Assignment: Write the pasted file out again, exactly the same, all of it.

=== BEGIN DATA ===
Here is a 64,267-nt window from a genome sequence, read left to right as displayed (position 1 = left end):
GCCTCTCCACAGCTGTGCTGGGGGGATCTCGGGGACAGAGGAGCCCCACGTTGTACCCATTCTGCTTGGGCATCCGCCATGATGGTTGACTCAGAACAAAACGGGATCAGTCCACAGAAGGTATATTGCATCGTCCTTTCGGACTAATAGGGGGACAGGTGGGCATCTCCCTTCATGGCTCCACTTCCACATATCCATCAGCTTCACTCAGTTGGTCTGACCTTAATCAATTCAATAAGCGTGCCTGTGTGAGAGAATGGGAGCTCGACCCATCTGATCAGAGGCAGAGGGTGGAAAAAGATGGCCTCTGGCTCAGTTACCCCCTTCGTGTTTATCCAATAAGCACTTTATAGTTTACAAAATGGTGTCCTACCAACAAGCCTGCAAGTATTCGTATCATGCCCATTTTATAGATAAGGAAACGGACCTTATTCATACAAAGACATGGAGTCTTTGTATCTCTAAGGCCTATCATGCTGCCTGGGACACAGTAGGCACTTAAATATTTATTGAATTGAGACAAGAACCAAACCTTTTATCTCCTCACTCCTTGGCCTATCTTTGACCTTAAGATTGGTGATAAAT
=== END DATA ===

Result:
Here is a 64,267-nt window from a genome sequence, read left to right as displayed (position 1 = left end):
GCCTCTCCACAGCTGTGCTGGGGGGATCTCGGGGACAGAGGAGCCCCACGTTGTACCCATTCTGCTTGGGCATCCGCCATGATGGTTGACTCAGAACAAAACGGGATCAGTCCACAGAAGGTATATTGCATCGTCCTTTCGGACTAATAGGGGGACAGGTGGGCATCTCCCTTCATGGCTCCACTTCCACATATCCATCAGCTTCACTCAGTTGGTCTGACCTTAATCAATTCAATAAGCGTGCCTGTGTGAGAGAATGGGAGCTCGACCCATCTGATCAGAGGCAGAGGGTGGAAAAAGATGGCCTCTGGCTCAGTTACCCCCTTCGTGTTTATCCAATAAGCACTTTATAGTTTACAAAATGGTGTCCTACCAACAAGCCTGCAAGTATTCGTATCATGCCCATTTTATAGATAAGGAAACGGACCTTATTCATACAAAGACATGGAGTCTTTGTATCTCTAAGGCCTATCATGCTGCCTGGGACACAGTAGGCACTTAAATATTTATTGAATTGAGACAAGAACCAAACCTTTTATCTCCTCACTCCTTGGCCTATCTTTGACCTTAAGATTGGTGATAAAT